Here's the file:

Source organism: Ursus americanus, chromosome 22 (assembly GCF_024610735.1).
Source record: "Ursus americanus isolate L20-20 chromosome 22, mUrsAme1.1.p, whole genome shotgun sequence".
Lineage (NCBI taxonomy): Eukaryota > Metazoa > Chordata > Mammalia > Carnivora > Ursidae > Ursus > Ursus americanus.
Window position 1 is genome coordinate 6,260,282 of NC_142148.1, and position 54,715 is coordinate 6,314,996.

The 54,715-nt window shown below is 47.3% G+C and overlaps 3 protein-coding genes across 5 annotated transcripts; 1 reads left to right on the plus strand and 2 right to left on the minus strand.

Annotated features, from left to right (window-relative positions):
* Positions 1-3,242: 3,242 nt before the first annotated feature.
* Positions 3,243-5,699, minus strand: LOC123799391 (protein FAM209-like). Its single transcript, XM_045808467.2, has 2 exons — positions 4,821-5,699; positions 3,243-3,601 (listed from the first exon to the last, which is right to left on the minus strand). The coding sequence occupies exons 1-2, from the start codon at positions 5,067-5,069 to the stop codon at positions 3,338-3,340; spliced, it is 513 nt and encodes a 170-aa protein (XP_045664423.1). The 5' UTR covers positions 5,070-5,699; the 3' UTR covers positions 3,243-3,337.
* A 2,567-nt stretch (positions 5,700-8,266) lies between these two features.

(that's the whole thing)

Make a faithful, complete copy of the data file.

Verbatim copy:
Source organism: Ursus americanus, chromosome 22 (assembly GCF_024610735.1).
Source record: "Ursus americanus isolate L20-20 chromosome 22, mUrsAme1.1.p, whole genome shotgun sequence".
Lineage (NCBI taxonomy): Eukaryota > Metazoa > Chordata > Mammalia > Carnivora > Ursidae > Ursus > Ursus americanus.
Window position 1 is genome coordinate 6,260,282 of NC_142148.1, and position 54,715 is coordinate 6,314,996.

The 54,715-nt window shown below is 47.3% G+C and overlaps 3 protein-coding genes across 5 annotated transcripts; 1 reads left to right on the plus strand and 2 right to left on the minus strand.

Annotated features, from left to right (window-relative positions):
* Positions 1-3,242: 3,242 nt before the first annotated feature.
* Positions 3,243-5,699, minus strand: LOC123799391 (protein FAM209-like). Its single transcript, XM_045808467.2, has 2 exons — positions 4,821-5,699; positions 3,243-3,601 (listed from the first exon to the last, which is right to left on the minus strand). The coding sequence occupies exons 1-2, from the start codon at positions 5,067-5,069 to the stop codon at positions 3,338-3,340; spliced, it is 513 nt and encodes a 170-aa protein (XP_045664423.1). The 5' UTR covers positions 5,070-5,699; the 3' UTR covers positions 3,243-3,337.
* A 2,567-nt stretch (positions 5,700-8,266) lies between these two features.